The best way to develop your brand voice is to use it
I recently had an interesting conversation with a former client. We were catching up, sharing news, and I mentioned that her food photographs on Instagram were getting better and better all the time. I told her that I was going through her page the other day, and as I looked more closely at the photos and captions, I realized that it wasn’t just the photography that was improving, it was the recipes themselves. “You’re really elevating your brand,” I said. “Your recipes are looking very sophisticated lately. I can see your growth.”
This client is a chef and media personality. Her business is expanding in all kinds of ways, primarily because she is such a go-getter, constantly looking for new opportunities to market herself. She shared something with me that day that I can’t stop thinking about. She told me it was her one-year anniversary of doing a daily Facebook Live for her brand. A show every day!
“If you do something every single day, you better get pretty good at it, or else you just don’t have the talent to begin with,” she said. We both laughed but I saw the truth in that. What I also saw was that she landed on one of the quickest and best ways to develop your brand voice: through daily practice.
For this client, her brand voice is not just her on-air personality, as ebullient as that is. Her voice is also embedded in her recipes, which make up her core brand content. The tagline we came up with for her brand is: “Spread Love Like Butter” and that really says it all – she shows love through food, as so many cooks do.
What she really got right is her daily commitment to crafting her voice. When she speaks about food and how to prepare it, she naturally and effortlessly talks about all the elements that shape her philosophy around cooking – family, community, gathering, love. I realized, watching a few of her Facebook Live shows, that she was creating her own “script” in real time. Not something someone else wrote for her, and not some rigid format, but a natural rhythm and cadence. Her own storytelling style. In the course of hosting her show, she lands on words she loves to use, and they become part of her narrative. Then, when she sits down to write her recipes and the stories around them, those words are right at her fingertips. She’s not searching around for what sounds good – she comes across as original and authentic because she’s using her own language.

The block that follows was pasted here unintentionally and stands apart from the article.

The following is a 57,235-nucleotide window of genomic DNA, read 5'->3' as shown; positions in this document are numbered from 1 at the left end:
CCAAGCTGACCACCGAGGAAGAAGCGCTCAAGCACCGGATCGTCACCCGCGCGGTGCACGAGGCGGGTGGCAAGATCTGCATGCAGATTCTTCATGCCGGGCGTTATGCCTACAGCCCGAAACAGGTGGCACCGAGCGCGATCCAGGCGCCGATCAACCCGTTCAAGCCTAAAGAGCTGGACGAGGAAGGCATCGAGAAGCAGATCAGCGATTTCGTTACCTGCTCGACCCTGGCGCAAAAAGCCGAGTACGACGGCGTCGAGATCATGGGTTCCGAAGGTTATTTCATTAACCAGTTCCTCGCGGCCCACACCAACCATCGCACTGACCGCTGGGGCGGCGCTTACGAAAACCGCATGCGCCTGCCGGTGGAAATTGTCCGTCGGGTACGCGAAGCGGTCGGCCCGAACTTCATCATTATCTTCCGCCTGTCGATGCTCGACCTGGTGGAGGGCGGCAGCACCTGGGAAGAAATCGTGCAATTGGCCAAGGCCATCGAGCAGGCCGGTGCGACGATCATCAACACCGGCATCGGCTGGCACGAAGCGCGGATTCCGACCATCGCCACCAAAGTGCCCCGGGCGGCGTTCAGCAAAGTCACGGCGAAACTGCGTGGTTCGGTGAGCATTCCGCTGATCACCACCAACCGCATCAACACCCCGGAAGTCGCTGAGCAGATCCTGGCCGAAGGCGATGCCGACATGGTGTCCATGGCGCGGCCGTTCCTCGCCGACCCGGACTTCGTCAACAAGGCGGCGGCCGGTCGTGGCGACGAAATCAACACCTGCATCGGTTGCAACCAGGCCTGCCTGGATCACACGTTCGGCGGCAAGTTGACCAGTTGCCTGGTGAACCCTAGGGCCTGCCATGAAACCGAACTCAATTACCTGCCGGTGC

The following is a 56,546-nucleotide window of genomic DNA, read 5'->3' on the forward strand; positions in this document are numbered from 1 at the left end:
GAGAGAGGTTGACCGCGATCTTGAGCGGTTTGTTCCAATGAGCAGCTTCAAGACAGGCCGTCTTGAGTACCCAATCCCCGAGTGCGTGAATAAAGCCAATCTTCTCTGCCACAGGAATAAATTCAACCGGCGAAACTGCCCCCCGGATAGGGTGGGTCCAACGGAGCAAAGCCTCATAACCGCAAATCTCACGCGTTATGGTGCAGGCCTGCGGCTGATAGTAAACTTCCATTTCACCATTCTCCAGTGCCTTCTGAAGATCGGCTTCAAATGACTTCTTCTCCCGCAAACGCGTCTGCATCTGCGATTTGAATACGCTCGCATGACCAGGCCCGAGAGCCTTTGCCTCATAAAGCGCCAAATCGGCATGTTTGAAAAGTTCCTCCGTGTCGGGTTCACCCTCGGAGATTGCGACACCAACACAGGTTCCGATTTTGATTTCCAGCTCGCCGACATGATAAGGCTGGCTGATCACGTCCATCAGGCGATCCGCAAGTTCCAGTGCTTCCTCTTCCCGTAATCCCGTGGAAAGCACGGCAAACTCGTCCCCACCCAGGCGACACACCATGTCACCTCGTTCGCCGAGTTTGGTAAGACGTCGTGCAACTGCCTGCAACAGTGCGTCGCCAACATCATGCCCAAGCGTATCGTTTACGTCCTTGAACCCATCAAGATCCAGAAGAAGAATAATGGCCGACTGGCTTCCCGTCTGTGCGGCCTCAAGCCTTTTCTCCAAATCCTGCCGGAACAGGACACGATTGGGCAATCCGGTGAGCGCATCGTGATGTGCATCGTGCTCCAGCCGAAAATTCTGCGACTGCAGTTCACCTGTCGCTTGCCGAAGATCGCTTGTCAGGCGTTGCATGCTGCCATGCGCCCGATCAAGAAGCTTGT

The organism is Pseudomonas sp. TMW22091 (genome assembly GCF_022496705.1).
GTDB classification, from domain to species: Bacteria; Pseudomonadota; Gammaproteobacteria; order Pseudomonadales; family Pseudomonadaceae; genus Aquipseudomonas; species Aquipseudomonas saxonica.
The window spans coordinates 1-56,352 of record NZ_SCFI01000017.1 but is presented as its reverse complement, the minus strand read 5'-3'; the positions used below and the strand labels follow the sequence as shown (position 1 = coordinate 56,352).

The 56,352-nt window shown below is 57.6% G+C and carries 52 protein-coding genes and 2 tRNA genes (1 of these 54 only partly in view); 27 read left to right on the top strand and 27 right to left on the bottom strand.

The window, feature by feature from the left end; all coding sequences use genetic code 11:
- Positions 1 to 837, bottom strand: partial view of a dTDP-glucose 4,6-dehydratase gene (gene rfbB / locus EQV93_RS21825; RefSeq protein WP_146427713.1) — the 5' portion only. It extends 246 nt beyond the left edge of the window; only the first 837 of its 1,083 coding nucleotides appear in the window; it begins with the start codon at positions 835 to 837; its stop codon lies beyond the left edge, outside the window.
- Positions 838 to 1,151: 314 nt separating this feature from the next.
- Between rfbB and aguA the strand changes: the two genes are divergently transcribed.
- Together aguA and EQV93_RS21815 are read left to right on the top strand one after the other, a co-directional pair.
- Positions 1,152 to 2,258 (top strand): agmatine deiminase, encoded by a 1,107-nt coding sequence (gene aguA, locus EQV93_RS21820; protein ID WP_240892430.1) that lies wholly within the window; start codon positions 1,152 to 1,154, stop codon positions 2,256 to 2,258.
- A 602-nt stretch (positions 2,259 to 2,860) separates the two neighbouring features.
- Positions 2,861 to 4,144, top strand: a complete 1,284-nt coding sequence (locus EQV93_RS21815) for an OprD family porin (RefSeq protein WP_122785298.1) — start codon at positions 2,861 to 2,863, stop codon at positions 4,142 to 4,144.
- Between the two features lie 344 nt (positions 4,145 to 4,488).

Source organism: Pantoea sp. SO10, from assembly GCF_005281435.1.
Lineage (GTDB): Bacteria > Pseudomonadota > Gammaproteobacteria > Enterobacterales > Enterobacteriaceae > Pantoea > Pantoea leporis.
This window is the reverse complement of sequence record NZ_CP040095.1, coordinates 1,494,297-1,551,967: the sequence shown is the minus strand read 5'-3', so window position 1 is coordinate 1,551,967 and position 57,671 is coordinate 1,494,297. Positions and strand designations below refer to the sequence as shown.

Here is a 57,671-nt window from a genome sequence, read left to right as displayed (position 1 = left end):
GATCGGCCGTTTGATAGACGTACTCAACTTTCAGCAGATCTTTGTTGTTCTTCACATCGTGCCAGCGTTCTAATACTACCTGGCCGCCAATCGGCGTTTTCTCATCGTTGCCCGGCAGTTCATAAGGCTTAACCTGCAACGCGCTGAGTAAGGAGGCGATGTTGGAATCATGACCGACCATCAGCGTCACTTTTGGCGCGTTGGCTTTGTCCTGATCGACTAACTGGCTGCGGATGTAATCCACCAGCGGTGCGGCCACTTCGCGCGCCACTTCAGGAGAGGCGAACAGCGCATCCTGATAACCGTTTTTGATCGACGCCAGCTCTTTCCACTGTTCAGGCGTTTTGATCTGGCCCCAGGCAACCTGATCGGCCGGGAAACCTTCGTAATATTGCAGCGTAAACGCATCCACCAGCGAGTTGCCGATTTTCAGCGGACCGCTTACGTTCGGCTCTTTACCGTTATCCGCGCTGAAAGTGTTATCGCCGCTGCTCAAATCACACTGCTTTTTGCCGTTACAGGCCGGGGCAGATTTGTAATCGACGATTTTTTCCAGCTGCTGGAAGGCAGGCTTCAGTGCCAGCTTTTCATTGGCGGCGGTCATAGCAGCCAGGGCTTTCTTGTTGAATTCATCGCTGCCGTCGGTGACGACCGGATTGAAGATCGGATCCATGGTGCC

You empower your brand voice the same way you do your personal voice – by using it, as often as possible. The more you hear yourself talking and see yourself writing about who you are, what you do and why it matters, the more you believe in yourself. You begin to not only trust your voice… you start to love it.
The strength of your voice will carry through to all the content you produce. The products and services you sell, the online courses you create, your social media persona, everything. It’s all shaped and inspired by your inimitable brand voice. And the best way to get to know that voice is to build some structure in your business that leads you to practice it regularly.
Some of my clients tell me they’re more comfortable “behind the scenes” and that they don’t want to be the “face” of their brand. I understand it can be daunting in the spotlight, but I’m also a big believer that stepping out of your comfort zone once you launch your business is crucial.
My chef-client is no stranger to the camera. It’s her happy place, and always has been. But when we first met, she was insecure about her voice as a cook and a writer. She wasn’t sure how to even write a recipe – we worked on that together as I was helping her establish her brand. And now I look at those recipes – the Roasted Branzino and the Ginger-Passion Fruit Chicken and the Sous Vide Tenderloin – and I think: wow, is this the same woman I met a year ago?
She found her voice.
You can find yours too, and it doesn’t have to take a lifetime. Search for ways you can stretch your voice in service to your brand. Every day, dream up opportunities to speak to or write for your audience. Over time, you’ll come to know your own style and personality. You’ll get comfortable with your natural language. You’ll develop your charisma. These are the things that set you apart from everyone else.
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